Burned-out fluorescent lights, which by law must be recycled, can be dropped off at more locations than ever as a result of a product-stewardship program called LightCycle Washington. The program is funded with a 25-cent fee added to the cost of all fluorescent lights sold in Washington state. To locate a nearby collection site, visit LightCycle’s interactive webpage.

Amusing Monday: Film students find creativity in eco-comedy videos

The Center for Environmental Filmmaking at American University in Washington, D.C., holds an annual “Eco-Comedy Video Competition,” based on a different environmental theme each year. This year’s theme to challenge student creativity was “Clean water, clean air.”

The winner of the Grand Prize and Viewers’ Choice awards this year was a video called “Dude, or the Blissful Ignorance of Progress” (shown in video player).

Other finalists:

More than 60 videos were entered in the contest. I was able to find only about a dozen or so on the web, but I found a couple other amusing entries worthy of note:

The Center for Environmental Filmmaking was founded on the belief that films are vitally important educational and political tools in the struggle to protect the environment, according to Professor Chris Palmer, who started the center. The goal is to train filmmakers to create films and new media that promote conservation in ways that are ethically sound, entertaining and educational.

All the contest entries can be found in the comments section of the YouTube webpage about the contest.

I found another video on the center’s website that was not involved in this particular contest but was both educational and amusing. It was a public service announcement called “Tap Water.”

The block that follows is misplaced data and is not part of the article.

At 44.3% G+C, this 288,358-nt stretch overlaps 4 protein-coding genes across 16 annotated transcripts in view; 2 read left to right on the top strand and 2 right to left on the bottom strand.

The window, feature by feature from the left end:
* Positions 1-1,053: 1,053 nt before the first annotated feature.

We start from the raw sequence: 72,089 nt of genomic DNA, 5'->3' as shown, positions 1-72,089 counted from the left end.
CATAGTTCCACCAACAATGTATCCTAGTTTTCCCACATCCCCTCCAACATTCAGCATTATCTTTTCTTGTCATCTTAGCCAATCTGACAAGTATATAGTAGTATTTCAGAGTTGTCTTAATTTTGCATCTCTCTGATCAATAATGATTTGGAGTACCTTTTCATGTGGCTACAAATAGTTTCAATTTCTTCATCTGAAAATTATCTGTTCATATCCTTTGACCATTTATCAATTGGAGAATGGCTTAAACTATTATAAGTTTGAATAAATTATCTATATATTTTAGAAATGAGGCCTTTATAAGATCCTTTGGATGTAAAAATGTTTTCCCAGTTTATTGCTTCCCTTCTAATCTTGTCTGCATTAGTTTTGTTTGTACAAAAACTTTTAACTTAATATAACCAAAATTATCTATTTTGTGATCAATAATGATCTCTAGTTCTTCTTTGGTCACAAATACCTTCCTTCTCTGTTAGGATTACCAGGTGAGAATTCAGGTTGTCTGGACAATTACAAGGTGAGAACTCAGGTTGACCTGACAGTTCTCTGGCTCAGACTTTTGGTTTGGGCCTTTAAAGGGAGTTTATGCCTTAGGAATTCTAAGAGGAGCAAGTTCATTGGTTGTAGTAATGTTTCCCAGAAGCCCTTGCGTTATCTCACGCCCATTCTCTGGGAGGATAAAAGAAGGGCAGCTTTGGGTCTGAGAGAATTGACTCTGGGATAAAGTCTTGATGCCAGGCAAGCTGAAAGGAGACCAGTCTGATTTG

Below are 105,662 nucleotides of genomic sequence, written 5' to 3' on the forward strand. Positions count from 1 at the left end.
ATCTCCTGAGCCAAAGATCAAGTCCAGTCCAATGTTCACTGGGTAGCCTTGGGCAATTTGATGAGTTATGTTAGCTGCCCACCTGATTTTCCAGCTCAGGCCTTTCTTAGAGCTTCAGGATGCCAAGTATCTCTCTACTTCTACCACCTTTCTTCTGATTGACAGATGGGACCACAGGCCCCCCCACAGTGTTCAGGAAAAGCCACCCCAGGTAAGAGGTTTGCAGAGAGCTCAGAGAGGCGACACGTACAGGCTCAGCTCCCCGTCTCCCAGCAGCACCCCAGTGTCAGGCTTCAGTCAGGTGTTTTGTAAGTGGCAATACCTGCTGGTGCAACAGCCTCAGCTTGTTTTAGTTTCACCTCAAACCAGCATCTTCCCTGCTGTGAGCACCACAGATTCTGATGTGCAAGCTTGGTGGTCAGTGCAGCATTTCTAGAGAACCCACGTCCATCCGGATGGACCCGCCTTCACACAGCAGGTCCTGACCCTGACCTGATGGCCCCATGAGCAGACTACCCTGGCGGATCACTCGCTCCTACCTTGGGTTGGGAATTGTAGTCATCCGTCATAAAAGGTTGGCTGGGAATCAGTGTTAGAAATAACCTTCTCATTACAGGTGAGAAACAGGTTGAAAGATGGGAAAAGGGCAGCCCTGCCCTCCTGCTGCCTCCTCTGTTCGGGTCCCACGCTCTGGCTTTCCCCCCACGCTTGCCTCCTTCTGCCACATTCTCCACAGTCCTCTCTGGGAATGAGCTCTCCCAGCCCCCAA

Reducing toxics in fish involves politics, maybe more than science

When it comes to eliminating toxic pollution from our waterways and the foods we eat, almost everyone agrees that the best idea is to track down the chemicals, find out how they are getting into the environment and then make decisions about how to handle the situation.

Fish

It’s all common sense until politics comes into play.

If the chemicals are really hazardous and if substitutes for the chemicals are available, then a ban on their use may be the right decision. That has happened with pesticides, such as DDT, and solvents, such as PCBs.

In the case of PCBs, banning these chemicals is not enough, because they were used so widely and continue to hang around, both in old products still in use and in the open environment. Waiting for them to break down and disappear is not a practical approach.

The solution involves conducting chemical detective work to find out how the chemicals are traveling through the environment and ultimately getting into people and animals. Some toxic sinks for PCBs, such as old electrical equipment, can be identified and destroyed before the chemicals begin leaking out. Others, such as contaminated sediments at the bottom of Puget Sound, pose a more difficult problem.

Even when chemicals are banned, the ban is enforced with limits on concentration, below which the chemical can still be used. That’s the case with very low levels of PCBs found in some types of inks and dyes. So when paper is recycled, the PCBs may escape into the environment. We know that PCBs, which mimic hormones and can wreak havoc on the body, can build up in fish, killer whales and humans over time. The question for regulators becomes which sources are the most important to eliminate.

In Washington state, chemical detectives tackle the toxic compounds one at a time, compiling their findings into a chemical action plan. The chemical action plan for PCBs was completed earlier this year. Others have been done for mercury, lead, toxic flame retardants and polyaromatic hydrocarbons.

I bring all this up because Gov. Jay Inslee and Department of Ecology would like to increase the pace of studying potentially toxic chemicals, including finding out what harm they are doing, how they get into the food web and whether alternative chemicals are available.

New chemicals are finding their way into household products, cosmetics and other materials all the time, and studies continue to raise concerns about old chemicals that we have lived with for a long time. Some chemicals are the subject of vigorous and ongoing scientific debate.